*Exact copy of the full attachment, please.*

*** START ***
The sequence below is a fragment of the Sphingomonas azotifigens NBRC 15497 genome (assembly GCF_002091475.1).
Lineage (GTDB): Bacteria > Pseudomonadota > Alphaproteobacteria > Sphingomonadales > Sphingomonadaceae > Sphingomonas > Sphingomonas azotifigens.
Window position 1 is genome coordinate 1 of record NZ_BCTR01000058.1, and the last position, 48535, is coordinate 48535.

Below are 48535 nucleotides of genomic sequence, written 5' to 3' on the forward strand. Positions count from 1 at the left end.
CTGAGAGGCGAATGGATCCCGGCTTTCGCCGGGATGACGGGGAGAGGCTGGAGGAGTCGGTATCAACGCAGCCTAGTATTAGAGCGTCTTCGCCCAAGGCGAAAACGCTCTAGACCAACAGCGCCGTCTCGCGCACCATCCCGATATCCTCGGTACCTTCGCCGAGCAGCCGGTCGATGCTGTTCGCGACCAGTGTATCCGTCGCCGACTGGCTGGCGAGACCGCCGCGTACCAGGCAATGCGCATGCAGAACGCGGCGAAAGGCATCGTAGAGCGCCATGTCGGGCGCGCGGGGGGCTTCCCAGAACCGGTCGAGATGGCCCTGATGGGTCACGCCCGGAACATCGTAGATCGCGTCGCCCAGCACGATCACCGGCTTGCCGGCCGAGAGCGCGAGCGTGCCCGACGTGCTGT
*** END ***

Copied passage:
The sequence below is a fragment of the Sphingomonas azotifigens NBRC 15497 genome (assembly GCF_002091475.1).
Lineage (GTDB): Bacteria > Pseudomonadota > Alphaproteobacteria > Sphingomonadales > Sphingomonadaceae > Sphingomonas > Sphingomonas azotifigens.
Window position 1 is genome coordinate 1 of record NZ_BCTR01000058.1, and the last position, 48535, is coordinate 48535.

Below are 48535 nucleotides of genomic sequence, written 5' to 3' on the forward strand. Positions count from 1 at the left end.
CTGAGAGGCGAATGGATCCCGGCTTTCGCCGGGATGACGGGGAGAGGCTGGAGGAGTCGGTATCAACGCAGCCTAGTATTAGAGCGTCTTCGCCCAAGGCGAAAACGCTCTAGACCAACAGCGCCGTCTCGCGCACCATCCCGATATCCTCGGTACCTTCGCCGAGCAGCCGGTCGATGCTGTTCGCGACCAGTGTATCCGTCGCCGACTGGCTGGCGAGACCGCCGCGTACCAGGCAATGCGCATGCAGAACGCGGCGAAAGGCATCGTAGAGCGCCATGTCGGGCGCGCGGGGGGCTTCCCAGAACCGGTCGAGATGGCCCTGATGGGTCACGCCCGGAACATCGTAGATCGCGTCGCCCAGCACGATCACCGGCTTGCCGGCCGAGAGCGCGAGCGTGCCCGACGTGCTGT